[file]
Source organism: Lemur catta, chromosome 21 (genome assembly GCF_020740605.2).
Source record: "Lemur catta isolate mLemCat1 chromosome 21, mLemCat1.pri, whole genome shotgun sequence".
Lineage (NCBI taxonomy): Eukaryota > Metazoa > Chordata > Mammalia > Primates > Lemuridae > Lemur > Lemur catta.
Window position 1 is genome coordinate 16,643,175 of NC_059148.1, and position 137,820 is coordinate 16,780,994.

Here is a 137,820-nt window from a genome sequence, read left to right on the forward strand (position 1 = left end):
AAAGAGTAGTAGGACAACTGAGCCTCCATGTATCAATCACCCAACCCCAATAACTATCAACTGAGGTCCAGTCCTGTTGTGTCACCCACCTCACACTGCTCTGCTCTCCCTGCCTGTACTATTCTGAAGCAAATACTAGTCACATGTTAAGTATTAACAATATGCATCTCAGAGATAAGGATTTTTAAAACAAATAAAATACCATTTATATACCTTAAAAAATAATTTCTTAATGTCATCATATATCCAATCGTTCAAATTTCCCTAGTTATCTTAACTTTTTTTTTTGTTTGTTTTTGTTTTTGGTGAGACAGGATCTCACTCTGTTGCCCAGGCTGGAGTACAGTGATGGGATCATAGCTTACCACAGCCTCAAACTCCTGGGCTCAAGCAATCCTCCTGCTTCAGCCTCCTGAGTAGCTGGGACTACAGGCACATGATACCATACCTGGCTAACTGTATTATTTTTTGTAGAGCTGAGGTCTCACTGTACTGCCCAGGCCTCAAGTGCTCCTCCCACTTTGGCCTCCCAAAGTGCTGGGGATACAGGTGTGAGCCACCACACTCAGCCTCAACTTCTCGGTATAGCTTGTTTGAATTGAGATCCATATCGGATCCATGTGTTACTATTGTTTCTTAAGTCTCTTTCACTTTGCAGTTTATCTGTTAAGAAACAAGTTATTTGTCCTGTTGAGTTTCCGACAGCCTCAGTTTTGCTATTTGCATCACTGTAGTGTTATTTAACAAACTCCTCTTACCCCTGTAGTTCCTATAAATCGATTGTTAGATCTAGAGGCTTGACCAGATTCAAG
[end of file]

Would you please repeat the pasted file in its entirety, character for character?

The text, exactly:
Source organism: Lemur catta, chromosome 21 (genome assembly GCF_020740605.2).
Source record: "Lemur catta isolate mLemCat1 chromosome 21, mLemCat1.pri, whole genome shotgun sequence".
Lineage (NCBI taxonomy): Eukaryota > Metazoa > Chordata > Mammalia > Primates > Lemuridae > Lemur > Lemur catta.
Window position 1 is genome coordinate 16,643,175 of NC_059148.1, and position 137,820 is coordinate 16,780,994.

Here is a 137,820-nt window from a genome sequence, read left to right on the forward strand (position 1 = left end):
AAAGAGTAGTAGGACAACTGAGCCTCCATGTATCAATCACCCAACCCCAATAACTATCAACTGAGGTCCAGTCCTGTTGTGTCACCCACCTCACACTGCTCTGCTCTCCCTGCCTGTACTATTCTGAAGCAAATACTAGTCACATGTTAAGTATTAACAATATGCATCTCAGAGATAAGGATTTTTAAAACAAATAAAATACCATTTATATACCTTAAAAAATAATTTCTTAATGTCATCATATATCCAATCGTTCAAATTTCCCTAGTTATCTTAACTTTTTTTTTTGTTTGTTTTTGTTTTTGGTGAGACAGGATCTCACTCTGTTGCCCAGGCTGGAGTACAGTGATGGGATCATAGCTTACCACAGCCTCAAACTCCTGGGCTCAAGCAATCCTCCTGCTTCAGCCTCCTGAGTAGCTGGGACTACAGGCACATGATACCATACCTGGCTAACTGTATTATTTTTTGTAGAGCTGAGGTCTCACTGTACTGCCCAGGCCTCAAGTGCTCCTCCCACTTTGGCCTCCCAAAGTGCTGGGGATACAGGTGTGAGCCACCACACTCAGCCTCAACTTCTCGGTATAGCTTGTTTGAATTGAGATCCATATCGGATCCATGTGTTACTATTGTTTCTTAAGTCTCTTTCACTTTGCAGTTTATCTGTTAAGAAACAAGTTATTTGTCCTGTTGAGTTTCCGACAGCCTCAGTTTTGCTATTTGCATCACTGTAGTGTTATTTAACAAACTCCTCTTACCCCTGTAGTTCCTATAAATCGATTGTTAGATCTAGAGGCTTGACCAGATTCAAG